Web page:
Investing.com - This week precious metals traders will be focused on the U.S. mid-term elections and the Federal Reserve’s November meeting as markets continue to digest Friday’s strong U.S. jobs report.
Voters on Tuesday will decide key races in Congress and state governments and the results could influence the Trump administrations ability to pass additional tax and trade reforms.
The Fed will begin its two day meeting on Wednesday, with markets anticipating no change to interest rates ahead of a widely expected rate hike in December.
Investors will also be watching Monday’s non-manufacturing PMI data from the Institute of Supply Management, as well as Thursday’s weekly jobless claims figures and Friday’s report on consumer sentiment.
Gold prices slipped lower on Friday as the dollar pushed higher following the release of a stronger-than-expected U.S. jobs report for October.
December gold futures dipped 0.11% to settle at $1,234.60 on the Comex division of the New York Mercantile Exchange, to end the week down 0.13%.
U.S. job growth rebounded sharply last month and wage growth accelerated at the fastest pace in more than nine years, indicating that the labor market is continuing to tighten and underlining the case for the Fed to hike interest rates again in December.
The dollar strengthened, with the U.S. dollar index, which measures the greenback’s strength against a basket of six major currencies advancing 0.27% to 96.34. The index hit a 16-month high on Wednesday.
A stronger dollar can make dollar denominated assets, like gold, more expensive to potential buyers holding other currencies. Interest rate increases and higher U.S. bond yields are usually bearish for gold, which offers no yield. They also tend to boost the dollar.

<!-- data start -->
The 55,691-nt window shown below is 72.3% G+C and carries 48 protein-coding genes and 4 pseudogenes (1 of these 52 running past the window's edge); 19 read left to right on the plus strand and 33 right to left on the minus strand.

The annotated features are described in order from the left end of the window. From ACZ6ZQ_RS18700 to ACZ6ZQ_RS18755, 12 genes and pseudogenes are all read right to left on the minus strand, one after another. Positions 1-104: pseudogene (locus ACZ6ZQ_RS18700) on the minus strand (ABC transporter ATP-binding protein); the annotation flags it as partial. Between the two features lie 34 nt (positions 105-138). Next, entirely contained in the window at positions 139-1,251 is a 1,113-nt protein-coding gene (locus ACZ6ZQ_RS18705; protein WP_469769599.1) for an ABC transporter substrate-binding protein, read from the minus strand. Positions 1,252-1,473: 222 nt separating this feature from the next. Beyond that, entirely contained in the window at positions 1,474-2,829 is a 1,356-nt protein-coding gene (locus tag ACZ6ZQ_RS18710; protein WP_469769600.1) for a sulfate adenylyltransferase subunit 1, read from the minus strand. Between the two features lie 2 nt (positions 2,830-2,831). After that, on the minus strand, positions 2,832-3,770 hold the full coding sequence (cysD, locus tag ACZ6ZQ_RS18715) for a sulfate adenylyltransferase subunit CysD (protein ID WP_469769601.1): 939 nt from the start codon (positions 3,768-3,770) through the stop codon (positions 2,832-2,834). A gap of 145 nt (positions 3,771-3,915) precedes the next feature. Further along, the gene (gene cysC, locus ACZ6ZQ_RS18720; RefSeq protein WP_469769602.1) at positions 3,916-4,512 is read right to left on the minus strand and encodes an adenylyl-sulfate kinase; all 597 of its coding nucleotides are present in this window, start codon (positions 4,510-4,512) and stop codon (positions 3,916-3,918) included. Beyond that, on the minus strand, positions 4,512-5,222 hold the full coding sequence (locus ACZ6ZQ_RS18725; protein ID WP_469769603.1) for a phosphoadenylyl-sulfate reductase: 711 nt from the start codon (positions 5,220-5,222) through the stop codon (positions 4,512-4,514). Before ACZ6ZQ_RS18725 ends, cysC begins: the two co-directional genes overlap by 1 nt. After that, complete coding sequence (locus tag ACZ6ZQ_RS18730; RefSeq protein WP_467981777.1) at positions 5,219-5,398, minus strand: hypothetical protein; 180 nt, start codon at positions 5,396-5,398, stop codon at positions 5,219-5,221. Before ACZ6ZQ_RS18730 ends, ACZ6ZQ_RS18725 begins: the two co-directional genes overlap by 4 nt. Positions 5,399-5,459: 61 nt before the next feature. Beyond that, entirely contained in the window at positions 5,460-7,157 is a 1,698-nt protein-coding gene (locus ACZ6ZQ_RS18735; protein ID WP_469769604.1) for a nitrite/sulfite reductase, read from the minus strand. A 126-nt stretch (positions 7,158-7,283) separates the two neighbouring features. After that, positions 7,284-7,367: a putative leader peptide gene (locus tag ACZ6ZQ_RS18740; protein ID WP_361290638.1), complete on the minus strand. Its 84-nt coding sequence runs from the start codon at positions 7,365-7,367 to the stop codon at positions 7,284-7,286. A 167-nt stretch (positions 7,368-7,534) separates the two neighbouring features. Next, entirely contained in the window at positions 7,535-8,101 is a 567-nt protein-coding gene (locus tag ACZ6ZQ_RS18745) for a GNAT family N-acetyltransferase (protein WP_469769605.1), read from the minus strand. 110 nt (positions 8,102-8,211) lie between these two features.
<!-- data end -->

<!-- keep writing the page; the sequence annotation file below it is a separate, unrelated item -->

Among base metals, copper ended at $2.818, up 3.55% for the day, ending the week up 2.15%.
Ahead of the coming week, Investing.com has compiled a list of significant events likely to affect the markets.
Monday, November 5
The UK is to release data on service sector activity.
Bank of Canada Governor Stephen Poloz is to speak at an event in London.
The ISM is to publish data on non-manufacturing activity.
Tuesday, November 6
The Reserve Bank of Australia is to announce its benchmark interest rate and publish a rate statement which outlines economic conditions and the factors affecting the monetary policy decision.
The U.S. mid-term elections will be held.
New Zealand is to release its latest employment report as well as data on inflation expectations.
Wednesday, November 7
The euro zone is to report retail sales figures, while Germany is to produce data on industrial production.
The Reserve Bank of New Zealand is to announce its latest monetary policy decision and hold a press conference.
Thursday, November 8
China is to release trade data.
The U.S. is to publish the weekly report on initial jobless claims.
Later in the day, the Fed is to announce its latest monetary policy decision and publish its rate statement.
Friday, November 9
The UK is to release data on GDP growth and manufacturing production.
The U.S. is to publish figures on producer price inflation and consumer sentiment.
Fed Governor Randal Quarles is to speak at an event in Washington.